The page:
Sixers' Furkan Korkmaz working on consistency

Wizards 76ers Basketball
Furkan Korkmaz went 0 for 9 from the field Monday in the Sixers’ summer loss to Washington.

LAS VEGAS — Furkan Korkmaz wants and needs to show more consistency.

In two NBA Summer League performances, the swingman looked like someone who can play a major role in the 76ers’ future. In two other summer performances, the 20-year-old wasn’t sharp and seemed a long way from becoming an impact player.

“You are trying to take more responsibility. That’s what I’m trying to do,” Korkmaz said. “Sometimes I go crazy. Sometimes I’m making [shots]. Sometimes I’m missing.

“But I just need to [be] more consistent. Then I will [have] more success.”

The Turkish player is averaging a team high 15.8 points a game in summer play. He will lead his Sixers (1-3) into a second-round playoff game against the Milwaukee Bucks (2-2) on Saturday at 8:30 p.m. at the Thomas & Mack Center. Korkmaz must have a good game if the Sixers are  to advance to the quarterfinals.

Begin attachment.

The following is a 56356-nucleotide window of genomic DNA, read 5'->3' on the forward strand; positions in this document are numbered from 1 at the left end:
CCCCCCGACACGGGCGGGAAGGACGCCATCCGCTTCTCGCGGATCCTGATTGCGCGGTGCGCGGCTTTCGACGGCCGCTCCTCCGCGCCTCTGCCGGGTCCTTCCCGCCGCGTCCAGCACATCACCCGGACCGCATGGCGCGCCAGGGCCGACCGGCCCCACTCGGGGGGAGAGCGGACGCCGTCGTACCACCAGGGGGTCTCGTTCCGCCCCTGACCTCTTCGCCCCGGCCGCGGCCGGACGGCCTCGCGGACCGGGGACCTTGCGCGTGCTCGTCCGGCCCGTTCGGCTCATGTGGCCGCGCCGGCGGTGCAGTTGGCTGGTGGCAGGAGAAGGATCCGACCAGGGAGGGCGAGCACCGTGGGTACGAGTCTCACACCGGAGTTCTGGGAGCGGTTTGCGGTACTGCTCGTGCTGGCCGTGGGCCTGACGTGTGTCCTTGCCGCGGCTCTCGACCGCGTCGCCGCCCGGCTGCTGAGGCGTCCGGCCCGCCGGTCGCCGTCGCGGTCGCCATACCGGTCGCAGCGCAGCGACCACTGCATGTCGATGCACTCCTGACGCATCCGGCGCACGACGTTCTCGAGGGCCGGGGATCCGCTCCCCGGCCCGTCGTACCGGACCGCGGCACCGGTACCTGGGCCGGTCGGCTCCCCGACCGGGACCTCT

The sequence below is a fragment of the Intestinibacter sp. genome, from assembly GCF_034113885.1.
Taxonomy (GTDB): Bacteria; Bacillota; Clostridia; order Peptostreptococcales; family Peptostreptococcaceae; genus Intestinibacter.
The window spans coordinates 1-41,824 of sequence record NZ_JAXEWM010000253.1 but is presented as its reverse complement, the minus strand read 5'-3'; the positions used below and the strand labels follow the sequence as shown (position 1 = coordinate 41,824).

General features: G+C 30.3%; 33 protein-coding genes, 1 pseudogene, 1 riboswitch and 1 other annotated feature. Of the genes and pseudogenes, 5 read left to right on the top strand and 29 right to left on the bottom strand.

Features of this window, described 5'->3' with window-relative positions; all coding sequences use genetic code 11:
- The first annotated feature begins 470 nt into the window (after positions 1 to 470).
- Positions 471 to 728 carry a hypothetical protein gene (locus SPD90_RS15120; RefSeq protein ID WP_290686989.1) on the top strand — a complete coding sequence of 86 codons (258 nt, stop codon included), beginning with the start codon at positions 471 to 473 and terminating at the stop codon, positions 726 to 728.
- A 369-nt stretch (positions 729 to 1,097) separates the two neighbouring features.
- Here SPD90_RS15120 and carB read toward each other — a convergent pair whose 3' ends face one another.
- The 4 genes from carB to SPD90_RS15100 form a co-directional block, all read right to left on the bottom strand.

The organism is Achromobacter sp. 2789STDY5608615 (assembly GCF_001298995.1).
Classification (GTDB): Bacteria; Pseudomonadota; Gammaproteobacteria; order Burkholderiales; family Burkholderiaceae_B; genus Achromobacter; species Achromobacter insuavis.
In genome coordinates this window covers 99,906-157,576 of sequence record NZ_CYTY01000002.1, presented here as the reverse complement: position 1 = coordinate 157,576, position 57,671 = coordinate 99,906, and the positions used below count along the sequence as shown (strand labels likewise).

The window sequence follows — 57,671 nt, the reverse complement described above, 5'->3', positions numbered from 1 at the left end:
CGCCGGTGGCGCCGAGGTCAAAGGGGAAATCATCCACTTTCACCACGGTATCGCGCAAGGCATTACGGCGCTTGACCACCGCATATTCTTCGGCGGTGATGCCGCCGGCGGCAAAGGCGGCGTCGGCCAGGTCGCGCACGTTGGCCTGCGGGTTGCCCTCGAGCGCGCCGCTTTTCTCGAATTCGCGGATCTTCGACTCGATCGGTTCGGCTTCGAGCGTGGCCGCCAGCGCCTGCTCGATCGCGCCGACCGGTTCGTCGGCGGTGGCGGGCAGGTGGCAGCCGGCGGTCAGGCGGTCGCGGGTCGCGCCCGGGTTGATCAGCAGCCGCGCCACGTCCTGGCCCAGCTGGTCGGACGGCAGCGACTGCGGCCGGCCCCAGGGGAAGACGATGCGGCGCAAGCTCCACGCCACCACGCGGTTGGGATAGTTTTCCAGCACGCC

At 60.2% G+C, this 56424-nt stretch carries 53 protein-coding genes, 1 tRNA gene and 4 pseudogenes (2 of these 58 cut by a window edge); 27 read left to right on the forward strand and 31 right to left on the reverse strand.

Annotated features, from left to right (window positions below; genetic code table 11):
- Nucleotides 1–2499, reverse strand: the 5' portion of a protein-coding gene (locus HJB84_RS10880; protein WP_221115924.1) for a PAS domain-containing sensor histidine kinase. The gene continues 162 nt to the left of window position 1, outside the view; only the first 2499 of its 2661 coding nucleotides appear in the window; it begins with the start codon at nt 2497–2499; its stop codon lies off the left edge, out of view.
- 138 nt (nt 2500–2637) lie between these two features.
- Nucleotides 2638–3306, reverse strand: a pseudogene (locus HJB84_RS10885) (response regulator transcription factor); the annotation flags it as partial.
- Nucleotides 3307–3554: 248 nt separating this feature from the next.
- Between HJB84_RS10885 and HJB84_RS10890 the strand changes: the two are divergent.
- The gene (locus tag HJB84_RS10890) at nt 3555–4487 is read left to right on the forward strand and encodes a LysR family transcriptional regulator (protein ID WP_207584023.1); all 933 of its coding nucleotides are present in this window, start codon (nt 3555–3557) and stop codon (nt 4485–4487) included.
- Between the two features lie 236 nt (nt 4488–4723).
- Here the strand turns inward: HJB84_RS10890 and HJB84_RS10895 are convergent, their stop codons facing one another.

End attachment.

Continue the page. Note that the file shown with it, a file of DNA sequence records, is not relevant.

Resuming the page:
The second-year player scored a game-high 40 points as the Sixers opened summer play with a 95-89 loss to the Boston Celtics on July 6. It was the third-highest single-game point total in the history of the Vegas summer league. Hot from the start, Korkmaz scored 13 of his team’s first 15 points. He went on to make 8 of 14 three-pointers.

Things changed drastically the next night against the Los Angeles Lakers.  Korkmaz missed all seven of his three-point attempts in a 96-79 drubbing. He went 1 for 9 overall from the field en route to scoring four points.

That wasn’t his worst performance, though. On Monday, against the Washington Wizards, Korkmaz scored just one point and failed to make a field goal in an 87-75. He missed all nine of his shots, going 0 for 5 on three-pointers.

But he snapped out of his shooting slump on Thursday, sinking 3 of 6 threes and shooting 7 for 15 overall in an upset victory over the Phoenix Suns.

“When you feel good and in shape, you feel like you can create more with the ball,” he said. “You can go [to] the rim and you score. That’s all of the players.”